Unjust Wars and a Just Peace


Photograph by Nathaniel St. Clair

The three major wars or conflicts that are ongoing today demonstrate the volatility of the intersection between the local and the global.

In the Hamas-Israeli conflict, we see how the maintenance of the Israeli settler-colonial state is intertwined with the preservation of the global hegemony of the United States.

In the war in Ukraine, a bloody war of attrition between two countries was provoked by Washington’s push to expand NATO to a country of the former Soviet Union.

In the South China Sea, we are witnessing how disputes over territory and natural resources have been elevated to a global conflict by the U.S. effort to maintain its global hegemony against China, to which it is losing the geoeconomic competition but over which it continues to enjoy absolute military superiority.

In short, the main cause of global instability today lies in the fusion of the local and the global, geopolitics and geoeconomics, empire and capitalism.

Balance of Power, Balance of Terror

What makes current conflicts especially volatile is that they are occurring amidst the absence of any effective multilateral coercive authority to impose a peaceful settlement. In Ukraine, it is the balance of military might that will determine the outcome of the war, and here Russia seems to be prevailing over the Ukraine-NATO-U.S. axis.

In the Middle East, there is no effective coercive power to oppose the Israeli-U.S. military behemoth—which makes it all the more remarkable that despite a genocidal campaign that has been going on for nearly four months now, Israel has not achieved its principal war aim of destroying Hamas.

In the South China Sea, what determines the course of events is the balance of power between China and the United States. There are no “rules of the game,” so that there is always a possibility  that American and Chinese ships playing “chicken”–or heading for each other, then swerving at the last minute–can accidentally collide, and this collision can escalate to a higher form of conflict such as a conventional war.

Without effective coercive constraints imposed by a multilateral organization on the hegemon and its allies, the latter can easily descend into genocide and mass murder. Whether in Vietnam, Iraq, Afghanistan, or Gaza, the Geneva Conventions and the Convention against Genocide, have been shown to be mere pieces of paper.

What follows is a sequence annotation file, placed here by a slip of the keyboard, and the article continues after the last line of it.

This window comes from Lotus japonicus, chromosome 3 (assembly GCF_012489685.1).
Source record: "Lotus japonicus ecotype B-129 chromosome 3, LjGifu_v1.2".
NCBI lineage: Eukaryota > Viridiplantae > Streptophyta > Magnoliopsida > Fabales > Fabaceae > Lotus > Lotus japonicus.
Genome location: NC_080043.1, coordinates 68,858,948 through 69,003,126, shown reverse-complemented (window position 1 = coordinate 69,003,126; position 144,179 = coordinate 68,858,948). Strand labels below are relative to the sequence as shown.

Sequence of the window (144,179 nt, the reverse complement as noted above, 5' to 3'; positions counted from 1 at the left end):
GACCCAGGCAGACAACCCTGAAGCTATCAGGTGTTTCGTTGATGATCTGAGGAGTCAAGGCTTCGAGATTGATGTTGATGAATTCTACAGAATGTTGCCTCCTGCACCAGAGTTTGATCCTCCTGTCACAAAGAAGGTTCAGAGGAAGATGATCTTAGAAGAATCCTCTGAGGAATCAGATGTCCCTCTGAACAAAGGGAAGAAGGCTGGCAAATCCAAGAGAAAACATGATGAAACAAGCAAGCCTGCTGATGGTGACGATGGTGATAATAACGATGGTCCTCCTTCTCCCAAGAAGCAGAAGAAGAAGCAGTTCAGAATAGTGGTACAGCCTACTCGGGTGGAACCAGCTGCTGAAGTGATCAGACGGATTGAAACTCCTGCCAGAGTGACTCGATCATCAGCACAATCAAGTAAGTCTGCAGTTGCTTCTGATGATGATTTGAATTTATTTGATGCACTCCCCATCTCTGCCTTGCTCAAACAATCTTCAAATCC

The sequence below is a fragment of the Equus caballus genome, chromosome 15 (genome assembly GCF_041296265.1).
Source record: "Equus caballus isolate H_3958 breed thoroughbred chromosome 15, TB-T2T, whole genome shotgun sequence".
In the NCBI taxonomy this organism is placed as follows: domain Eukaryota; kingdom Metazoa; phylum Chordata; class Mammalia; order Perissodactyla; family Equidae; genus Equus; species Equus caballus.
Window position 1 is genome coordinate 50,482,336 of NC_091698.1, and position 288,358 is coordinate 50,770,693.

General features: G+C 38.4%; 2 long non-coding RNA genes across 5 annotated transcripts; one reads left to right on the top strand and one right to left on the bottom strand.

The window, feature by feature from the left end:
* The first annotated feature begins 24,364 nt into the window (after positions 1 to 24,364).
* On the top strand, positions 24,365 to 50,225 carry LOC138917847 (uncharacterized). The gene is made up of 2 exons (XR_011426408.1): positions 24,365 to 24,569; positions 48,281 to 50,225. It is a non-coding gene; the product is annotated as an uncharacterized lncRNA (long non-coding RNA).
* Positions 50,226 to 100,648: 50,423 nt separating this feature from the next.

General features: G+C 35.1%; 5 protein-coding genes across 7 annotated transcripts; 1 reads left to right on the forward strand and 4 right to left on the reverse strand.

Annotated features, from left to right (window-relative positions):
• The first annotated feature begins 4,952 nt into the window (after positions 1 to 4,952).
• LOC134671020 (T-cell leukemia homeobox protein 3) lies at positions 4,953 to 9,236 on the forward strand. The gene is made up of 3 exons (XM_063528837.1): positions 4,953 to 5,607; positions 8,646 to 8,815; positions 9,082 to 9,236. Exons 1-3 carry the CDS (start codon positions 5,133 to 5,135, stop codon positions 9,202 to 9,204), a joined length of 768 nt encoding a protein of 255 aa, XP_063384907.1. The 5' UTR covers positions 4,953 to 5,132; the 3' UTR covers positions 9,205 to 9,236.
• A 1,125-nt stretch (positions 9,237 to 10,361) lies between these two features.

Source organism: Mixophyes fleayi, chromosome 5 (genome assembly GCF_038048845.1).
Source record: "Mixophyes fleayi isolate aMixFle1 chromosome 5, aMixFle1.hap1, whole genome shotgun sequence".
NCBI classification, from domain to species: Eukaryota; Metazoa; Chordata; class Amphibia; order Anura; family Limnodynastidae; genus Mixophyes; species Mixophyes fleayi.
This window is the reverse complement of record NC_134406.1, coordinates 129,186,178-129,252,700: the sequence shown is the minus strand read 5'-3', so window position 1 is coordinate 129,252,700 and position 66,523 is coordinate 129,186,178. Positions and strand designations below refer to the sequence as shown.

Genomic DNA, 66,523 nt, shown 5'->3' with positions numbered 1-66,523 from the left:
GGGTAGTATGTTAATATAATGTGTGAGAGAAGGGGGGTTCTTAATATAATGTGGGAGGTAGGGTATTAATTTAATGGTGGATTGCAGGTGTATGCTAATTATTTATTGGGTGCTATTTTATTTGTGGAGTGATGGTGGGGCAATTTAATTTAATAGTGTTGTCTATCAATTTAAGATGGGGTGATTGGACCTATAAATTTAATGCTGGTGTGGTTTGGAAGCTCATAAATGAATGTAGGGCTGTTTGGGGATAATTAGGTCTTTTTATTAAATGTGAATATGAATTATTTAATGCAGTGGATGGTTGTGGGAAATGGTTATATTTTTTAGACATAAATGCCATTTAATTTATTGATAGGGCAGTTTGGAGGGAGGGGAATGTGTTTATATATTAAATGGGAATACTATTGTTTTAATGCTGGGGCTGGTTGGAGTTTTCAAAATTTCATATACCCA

The Right of Self Defense

Given the absence of a multilateral referee that can impose its will, it is only the development of political, diplomatic, and military counterpower that can restrain the hegemon. This is the lesson that national liberation wars in Algeria and Vietnam taught the world. This is the lesson that the Palestinian resistance today teaches us.

This is why even as we condemn wars of empire waged by the hegemon, we must defend the right of people to resort to armed self-defense.

This does not mean that efforts at peacemaking by global civil society have no role to play. They do. I still remember how shortly before the invasion of Iraq, The New York Times came out with an article on February 17, 2003, in response to massive mobilizations against the planned invasion of Iraq, that said that there were only two superpowers left in the world, and they were the United States and global public opinion, and that then President George W. Bush ignored this outpouring of global resistance at his peril.

Global civil society did contribute to the ending of the wars in Afghanistan and Iraq by eroding the legitimacy of those wars among the U.S. public, making them so unpopular that even Donald Trump denounced them–in retrospect that is–as did many personalities that had voted for war in the U.S. Congress.

The recent decision of the International Court of Justice that has ordered Israel to prevent genocide in Gaza is likely to have a similar impact as global civil society’s resistance to Bush, Jr’s, invasion of Iraq. The ICJ decision may not have an immediate impact on the ongoing war, but it will erode the legitimacy of the project of settler colonialism and apartheid in the long run, deepening the isolation of Israel in the long run.

A Just Peace

We often see peace as an ideal state. But the peace of the graveyard is not peace. A peace bought at the price of fascist repression not only is not desirable but it will not last.

Oppressed peoples like the Palestinians will refuse peace at any price, peace that is obtained at the price of humiliation. As they have shown in the 76 years since the Nakba, their massive expulsion from their lands and homes, the Palestinians will not settle for anything less than peace with justice, one that enables them to recover their lands seized by Israelis, establish a sovereign state “from the river to the sea,” and allow them to hold their heads up in pride.

The rest of the world owes them its wholehearted support to realize such a just peace through all possible means, even as we work to oppose wars of empire waged by hegemons in other parts of the world.

Walden Bello, a columnist for Foreign Policy in Focus,  is the author or co-author of 19 books, the latest of which are Capitalism’s Last Stand? (London: Zed, 2013) and State of Fragmentation: the Philippines in Transition (Quezon City: Focus on the Global South and FES, 2014).

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